MODERATOR: Next question is for Ms. Anderson. Your website claims that you are uniquely qualified to lead the office forward, establishing it as the flagship prosecutor's office in America. How would you classify the quality of the office as it stands today, and how far is it from being the flagship office that you envision? What kind of specific steps still have to be made to get to that point?

DEVON ANDERSON: Well, I think as far as quality goes, it's extraordinary. The training that we have provided our prosecutors is, I would compare to any office in the country. The extensive in-house training that we do, and the fact that we can send them all around the country to learn the cutting edge techniques that they need to combat modern crime. But it's also our hiring. Our hiring committee, under Belinda Hill, who has made diversity a priority, we want our office to look like Houston. We represent the most diverse county in the country and we want our office to look that way. And we've made tremendous strides doing that, going to job fairs more than we've ever done before.

But it's just not within just the prosecuting within the office. Out in the community, I think that people need to see our office. They need to know what we're about. And every time I've asked them to go out into public and speak, or to volunteer for the Houston Food Bank, or Special Olympics, I have had more than -- more than we can take of people who volunteer. That's the quality of the people that we are hiring. But the problem is, we don't have enough. The closest population that we have to us is Chicago, and they have 900 prosecutors. We have 300 handling, as I said, over 116,000 cases. But we get it done every day, because we have a teamwork mentality.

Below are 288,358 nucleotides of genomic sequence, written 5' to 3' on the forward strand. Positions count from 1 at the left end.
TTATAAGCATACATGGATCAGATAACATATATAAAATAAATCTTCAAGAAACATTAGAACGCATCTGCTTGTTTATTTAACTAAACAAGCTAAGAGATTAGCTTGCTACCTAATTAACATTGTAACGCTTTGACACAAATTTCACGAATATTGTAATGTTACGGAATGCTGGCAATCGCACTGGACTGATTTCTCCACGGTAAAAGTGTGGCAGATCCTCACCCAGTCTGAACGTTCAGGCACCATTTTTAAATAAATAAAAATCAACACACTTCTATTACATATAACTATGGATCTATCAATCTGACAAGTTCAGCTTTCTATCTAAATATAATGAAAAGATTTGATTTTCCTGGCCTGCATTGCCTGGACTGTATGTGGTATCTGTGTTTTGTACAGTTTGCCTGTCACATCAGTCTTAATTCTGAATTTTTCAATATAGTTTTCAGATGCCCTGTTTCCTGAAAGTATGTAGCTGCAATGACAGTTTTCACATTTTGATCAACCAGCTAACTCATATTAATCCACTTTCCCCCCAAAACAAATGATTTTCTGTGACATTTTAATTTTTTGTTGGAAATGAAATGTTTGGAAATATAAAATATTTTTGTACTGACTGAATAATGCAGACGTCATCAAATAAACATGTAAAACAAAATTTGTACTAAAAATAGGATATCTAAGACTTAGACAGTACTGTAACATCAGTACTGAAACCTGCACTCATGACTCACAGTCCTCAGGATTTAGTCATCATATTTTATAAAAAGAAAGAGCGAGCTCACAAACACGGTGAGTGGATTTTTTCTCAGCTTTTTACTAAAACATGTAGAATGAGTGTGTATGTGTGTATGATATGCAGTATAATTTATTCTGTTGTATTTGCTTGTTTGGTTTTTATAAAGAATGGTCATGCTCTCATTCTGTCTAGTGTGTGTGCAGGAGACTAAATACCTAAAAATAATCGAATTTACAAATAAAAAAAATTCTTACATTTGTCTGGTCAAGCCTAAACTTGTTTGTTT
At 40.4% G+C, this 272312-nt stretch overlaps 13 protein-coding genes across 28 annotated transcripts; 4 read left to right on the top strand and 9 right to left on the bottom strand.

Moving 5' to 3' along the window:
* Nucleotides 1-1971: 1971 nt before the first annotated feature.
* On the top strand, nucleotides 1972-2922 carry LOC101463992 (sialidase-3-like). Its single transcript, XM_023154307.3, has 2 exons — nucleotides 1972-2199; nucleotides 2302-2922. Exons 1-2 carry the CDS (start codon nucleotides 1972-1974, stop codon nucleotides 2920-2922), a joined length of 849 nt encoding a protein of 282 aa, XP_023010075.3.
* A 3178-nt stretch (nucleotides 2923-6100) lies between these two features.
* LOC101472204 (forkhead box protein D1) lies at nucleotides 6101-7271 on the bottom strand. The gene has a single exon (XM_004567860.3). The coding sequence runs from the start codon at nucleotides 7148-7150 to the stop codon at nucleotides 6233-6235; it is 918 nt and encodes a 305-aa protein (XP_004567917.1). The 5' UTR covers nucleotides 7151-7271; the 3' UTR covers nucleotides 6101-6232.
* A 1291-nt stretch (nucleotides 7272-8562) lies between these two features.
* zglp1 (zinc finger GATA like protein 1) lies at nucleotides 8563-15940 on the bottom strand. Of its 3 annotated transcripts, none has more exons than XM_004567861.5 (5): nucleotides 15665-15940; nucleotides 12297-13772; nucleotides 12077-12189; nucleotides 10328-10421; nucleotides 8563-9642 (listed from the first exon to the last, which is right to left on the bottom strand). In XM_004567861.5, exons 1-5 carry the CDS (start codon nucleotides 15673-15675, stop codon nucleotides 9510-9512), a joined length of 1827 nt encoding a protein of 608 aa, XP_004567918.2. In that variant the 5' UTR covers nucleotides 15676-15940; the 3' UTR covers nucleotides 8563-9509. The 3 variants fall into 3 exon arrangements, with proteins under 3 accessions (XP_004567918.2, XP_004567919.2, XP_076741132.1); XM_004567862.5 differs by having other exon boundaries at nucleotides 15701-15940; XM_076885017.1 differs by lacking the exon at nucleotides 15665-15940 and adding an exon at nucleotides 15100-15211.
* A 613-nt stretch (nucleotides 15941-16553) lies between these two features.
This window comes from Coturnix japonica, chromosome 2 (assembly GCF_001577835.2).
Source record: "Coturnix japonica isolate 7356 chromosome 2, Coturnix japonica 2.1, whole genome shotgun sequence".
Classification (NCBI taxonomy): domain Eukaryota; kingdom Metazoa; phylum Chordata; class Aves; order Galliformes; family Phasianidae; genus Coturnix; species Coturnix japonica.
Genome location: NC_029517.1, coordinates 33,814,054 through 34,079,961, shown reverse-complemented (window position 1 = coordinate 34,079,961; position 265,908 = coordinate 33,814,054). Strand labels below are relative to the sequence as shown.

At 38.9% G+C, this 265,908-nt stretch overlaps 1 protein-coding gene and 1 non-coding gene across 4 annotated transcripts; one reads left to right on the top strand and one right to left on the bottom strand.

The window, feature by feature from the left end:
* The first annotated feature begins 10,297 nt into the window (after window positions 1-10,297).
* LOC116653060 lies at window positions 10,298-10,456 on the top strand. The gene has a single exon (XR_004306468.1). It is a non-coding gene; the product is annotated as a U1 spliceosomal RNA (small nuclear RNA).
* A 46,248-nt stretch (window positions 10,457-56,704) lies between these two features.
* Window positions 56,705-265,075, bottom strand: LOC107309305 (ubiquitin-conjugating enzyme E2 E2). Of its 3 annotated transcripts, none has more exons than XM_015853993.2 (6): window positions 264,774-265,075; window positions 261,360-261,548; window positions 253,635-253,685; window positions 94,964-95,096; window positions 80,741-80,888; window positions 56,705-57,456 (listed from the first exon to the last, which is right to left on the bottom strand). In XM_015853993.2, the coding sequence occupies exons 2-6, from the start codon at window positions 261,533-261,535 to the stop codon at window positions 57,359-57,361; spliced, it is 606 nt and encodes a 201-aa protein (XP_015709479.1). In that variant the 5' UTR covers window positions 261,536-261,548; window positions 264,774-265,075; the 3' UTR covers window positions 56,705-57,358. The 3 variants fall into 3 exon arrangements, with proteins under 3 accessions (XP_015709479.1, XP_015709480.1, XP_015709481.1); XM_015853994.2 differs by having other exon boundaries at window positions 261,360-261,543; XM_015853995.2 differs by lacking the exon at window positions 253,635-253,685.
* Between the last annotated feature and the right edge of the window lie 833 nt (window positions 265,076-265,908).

This is not a win at all costs administration. This is a taking a case, evaluating it on its face, using the evidence and the law. Can we prosecute it? Can we make the case? If we can't, we dismiss it, and that word comes from the top. Ethics first, ethics first.

MODERATOR: Ms. Ogg, one minute.

KIM OGG: The facts are that a review of the Harris County District Attorney's office management team of 32 of their most powerful, highest paid lawyers, breaks down as follows: they are 85 percent Caucasian, they are 5 percent African American, they are 5 percent Asian, and 2 percent Hispanic. Now, I agree with Ms. Anderson. We've got the most diverse community in the country. Why doesn't the management of the district attorney's office reflect that, if that is a priority in hiring?

In terms of win at all costs, there have been ten instances of prosecutorial misconduct, eight of them committed by members of the top management. Not one of them has been investigated, disciplined, or fired, for things ranging from purposely hiding evidence, to causing mistrials, to injecting race into an argument where it wasn't ever a fact.

MODERATOR: Ms. Ogg, you've been quoted as saying you want to keep nonviolent criminals out of jails and keep them in the workforce. You say that there's a way that -- you say, it's something wrong with the bail system in our community. What's wrong with the bail system and what are you proposing to change it for the better?